‘Mind-boggling’ - UEA students’ outrage over regulator’s decision on data leak
- Credit: Archant
The University of East Anglia (UEA) will face no further action after it mistakenly emailed sensitive personal information to hundreds of students.
The Information Commissioner's Office (ICO) has said that no regulatory action was needed.
UEA students affected by the data leak have expressed their outrage over this decision.
One student involved in the leak, who wished to remain anonymous, described the decision as 'mind-boggling'.
She said: 'It implies UEA didn't do anything wrong, or that they didn't do enough wrong, and what message does that send out?
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'I've filed a complaint against the university but it's been radio silence for months while they sort it, despite promises it would be over by September.'
She added: 'The breach was awful. I was at work and immediately left and called my dad and cried.
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'I felt like I was on show. Despite the University claiming people hadn't seen it, I found out because a friend had read [the email] and seen my name.
'To imply they didn't do anything wrong is ridiculous.'
Sophie Atherton, 22, a third year American studies (AMA) student, whose information was leaked in the mass email, said: 'I didn't realise the full extent of the breach until a few days later.
'It was horrendous what they'd divulged to the whole of AMA.'
She described the ICO decision as 'disappointing and disheartening'.
Miss Atherton said she is considering legal action against UEA, and that the incident had tainted her experience of university.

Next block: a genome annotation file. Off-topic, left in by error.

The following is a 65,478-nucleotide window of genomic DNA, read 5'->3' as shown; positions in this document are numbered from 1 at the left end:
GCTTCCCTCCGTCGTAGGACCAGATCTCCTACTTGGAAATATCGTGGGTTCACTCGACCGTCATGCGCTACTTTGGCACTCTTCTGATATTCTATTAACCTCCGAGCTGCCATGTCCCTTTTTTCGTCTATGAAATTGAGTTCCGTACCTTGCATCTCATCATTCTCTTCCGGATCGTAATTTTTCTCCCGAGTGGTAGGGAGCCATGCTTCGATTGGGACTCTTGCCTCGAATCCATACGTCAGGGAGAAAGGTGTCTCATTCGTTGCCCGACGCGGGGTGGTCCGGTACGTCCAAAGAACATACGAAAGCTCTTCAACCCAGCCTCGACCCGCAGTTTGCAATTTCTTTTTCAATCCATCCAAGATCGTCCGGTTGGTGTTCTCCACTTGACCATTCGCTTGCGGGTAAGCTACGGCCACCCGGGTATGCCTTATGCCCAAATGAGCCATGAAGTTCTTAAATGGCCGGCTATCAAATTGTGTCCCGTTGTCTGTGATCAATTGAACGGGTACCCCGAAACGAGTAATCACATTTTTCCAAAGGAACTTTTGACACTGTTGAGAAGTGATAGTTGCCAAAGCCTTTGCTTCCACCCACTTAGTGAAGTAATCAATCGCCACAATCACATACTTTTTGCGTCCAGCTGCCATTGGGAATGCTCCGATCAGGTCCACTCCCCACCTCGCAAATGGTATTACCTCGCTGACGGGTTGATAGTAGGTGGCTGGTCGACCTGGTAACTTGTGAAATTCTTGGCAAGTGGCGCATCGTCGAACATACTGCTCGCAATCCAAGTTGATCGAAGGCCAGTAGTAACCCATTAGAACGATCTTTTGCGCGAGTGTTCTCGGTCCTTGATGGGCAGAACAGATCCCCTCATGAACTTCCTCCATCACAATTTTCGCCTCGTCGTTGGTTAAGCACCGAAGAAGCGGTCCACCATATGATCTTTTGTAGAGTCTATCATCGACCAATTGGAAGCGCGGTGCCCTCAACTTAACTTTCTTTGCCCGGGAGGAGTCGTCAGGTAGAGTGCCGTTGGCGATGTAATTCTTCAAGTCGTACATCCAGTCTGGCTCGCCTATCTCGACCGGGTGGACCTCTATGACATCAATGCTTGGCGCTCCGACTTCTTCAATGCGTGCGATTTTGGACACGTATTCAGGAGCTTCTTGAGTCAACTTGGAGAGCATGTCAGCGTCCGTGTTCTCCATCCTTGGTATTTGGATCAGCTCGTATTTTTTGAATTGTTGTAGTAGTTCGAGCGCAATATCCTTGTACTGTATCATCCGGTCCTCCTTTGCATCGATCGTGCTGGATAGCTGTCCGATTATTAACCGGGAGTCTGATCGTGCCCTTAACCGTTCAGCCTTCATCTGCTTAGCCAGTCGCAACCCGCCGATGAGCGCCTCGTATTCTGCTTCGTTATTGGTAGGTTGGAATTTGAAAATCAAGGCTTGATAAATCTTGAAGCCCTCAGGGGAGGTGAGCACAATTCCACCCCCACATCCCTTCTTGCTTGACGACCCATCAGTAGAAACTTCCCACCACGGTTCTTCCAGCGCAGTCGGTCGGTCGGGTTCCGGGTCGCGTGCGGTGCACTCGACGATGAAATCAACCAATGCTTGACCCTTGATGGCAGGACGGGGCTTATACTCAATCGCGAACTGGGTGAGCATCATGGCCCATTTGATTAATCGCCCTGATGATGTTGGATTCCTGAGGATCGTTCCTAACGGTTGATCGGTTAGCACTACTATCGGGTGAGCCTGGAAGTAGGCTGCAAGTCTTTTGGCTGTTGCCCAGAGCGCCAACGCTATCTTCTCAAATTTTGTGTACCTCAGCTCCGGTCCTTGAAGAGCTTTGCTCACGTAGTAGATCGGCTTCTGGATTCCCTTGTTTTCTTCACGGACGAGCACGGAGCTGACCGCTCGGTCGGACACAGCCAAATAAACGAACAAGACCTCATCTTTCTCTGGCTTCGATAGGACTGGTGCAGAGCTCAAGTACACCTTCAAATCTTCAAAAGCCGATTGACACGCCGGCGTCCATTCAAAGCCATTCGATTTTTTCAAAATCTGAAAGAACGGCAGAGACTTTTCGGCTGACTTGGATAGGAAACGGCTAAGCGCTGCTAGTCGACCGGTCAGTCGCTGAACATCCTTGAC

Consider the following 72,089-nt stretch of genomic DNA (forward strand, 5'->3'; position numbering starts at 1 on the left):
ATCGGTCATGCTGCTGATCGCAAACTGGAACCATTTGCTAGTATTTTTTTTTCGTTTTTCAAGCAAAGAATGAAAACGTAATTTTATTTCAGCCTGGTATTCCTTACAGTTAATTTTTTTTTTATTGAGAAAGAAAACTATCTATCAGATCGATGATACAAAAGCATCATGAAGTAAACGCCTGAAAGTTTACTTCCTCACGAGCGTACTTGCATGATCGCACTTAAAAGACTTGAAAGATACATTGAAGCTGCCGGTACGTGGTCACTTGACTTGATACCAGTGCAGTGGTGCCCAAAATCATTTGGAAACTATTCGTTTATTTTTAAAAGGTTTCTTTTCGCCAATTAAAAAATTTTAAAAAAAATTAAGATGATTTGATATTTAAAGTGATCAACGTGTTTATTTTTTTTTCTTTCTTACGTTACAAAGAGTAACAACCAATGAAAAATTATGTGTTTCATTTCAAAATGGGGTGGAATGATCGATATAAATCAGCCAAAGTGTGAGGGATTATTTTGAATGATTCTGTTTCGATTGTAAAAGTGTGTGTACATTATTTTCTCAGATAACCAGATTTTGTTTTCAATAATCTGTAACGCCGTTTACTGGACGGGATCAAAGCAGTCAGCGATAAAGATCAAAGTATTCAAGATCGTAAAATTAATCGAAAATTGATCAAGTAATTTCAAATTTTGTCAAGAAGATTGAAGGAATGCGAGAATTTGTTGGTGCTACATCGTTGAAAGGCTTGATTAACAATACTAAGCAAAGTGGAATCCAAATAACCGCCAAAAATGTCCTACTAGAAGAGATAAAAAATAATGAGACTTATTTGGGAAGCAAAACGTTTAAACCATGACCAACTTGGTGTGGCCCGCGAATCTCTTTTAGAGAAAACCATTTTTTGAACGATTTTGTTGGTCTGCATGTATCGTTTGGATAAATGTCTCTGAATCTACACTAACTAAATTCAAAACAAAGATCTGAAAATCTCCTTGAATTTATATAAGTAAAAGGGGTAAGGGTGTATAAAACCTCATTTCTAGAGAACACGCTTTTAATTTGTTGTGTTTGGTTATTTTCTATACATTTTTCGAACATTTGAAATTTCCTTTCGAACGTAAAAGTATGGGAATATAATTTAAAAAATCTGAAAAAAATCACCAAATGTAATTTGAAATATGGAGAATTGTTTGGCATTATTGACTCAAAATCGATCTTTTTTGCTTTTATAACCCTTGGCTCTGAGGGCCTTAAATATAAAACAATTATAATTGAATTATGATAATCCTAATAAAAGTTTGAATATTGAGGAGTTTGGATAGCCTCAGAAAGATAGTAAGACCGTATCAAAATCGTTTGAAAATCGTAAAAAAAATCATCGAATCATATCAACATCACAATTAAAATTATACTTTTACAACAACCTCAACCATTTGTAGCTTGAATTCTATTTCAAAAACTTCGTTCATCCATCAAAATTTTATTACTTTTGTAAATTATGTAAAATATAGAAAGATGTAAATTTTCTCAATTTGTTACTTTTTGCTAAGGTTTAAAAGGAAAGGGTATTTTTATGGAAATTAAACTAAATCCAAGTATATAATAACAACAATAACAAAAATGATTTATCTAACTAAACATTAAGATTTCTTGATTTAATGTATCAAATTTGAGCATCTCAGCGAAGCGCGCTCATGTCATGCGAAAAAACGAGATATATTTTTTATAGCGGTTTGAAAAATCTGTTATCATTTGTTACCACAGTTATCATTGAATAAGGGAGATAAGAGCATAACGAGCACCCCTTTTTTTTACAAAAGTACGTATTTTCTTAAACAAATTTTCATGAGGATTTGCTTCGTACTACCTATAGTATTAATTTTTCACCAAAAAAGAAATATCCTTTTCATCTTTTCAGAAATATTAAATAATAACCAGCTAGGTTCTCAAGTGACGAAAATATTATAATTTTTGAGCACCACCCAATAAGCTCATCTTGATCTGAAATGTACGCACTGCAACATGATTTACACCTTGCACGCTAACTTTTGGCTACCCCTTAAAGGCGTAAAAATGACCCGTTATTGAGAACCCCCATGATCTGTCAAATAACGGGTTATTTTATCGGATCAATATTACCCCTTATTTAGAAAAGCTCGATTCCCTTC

She added: 'I just hope it never happens again.'
UEA students' union welfare officer, India Edwards, said: 'Although the University has now put in place an action plan, this will be of little comfort to those who were affected.
'Real questions remain about the wider culture of personal data security at the university.
'Why are highly personal details being cobbled together on Excel sheets in the first place?'
A spokesperson for the ICO said: 'After considering the facts in this case we found the breach didn't meet all the requirements for the ICO to take regulatory action.
'However, we have issued the University of East Anglia with advice to assist it in improving its future compliance with the law.'
The data leak occurred in June this year, when a member of staff at the UEA mistakenly emailed a spreadsheet containing sensitive personal information to hundreds of students.
The University of East Anglia have published a report on the incident on their website.
A spokesperson said: 'The university fully accepts the Information Commissioner's Office findings.
'We have apologised to the students directly affected and following the data breach in June an action plan was quickly put in place to reduce the risk of such an event happening again.'
The action plan outlines a number of steps the university has taken to improve data protection. These include: all staff completing data protection training; password protection of sensitive documents; and changes being made to UEA's email system to restrict the use of the autocomplete function and the sending of mass emails.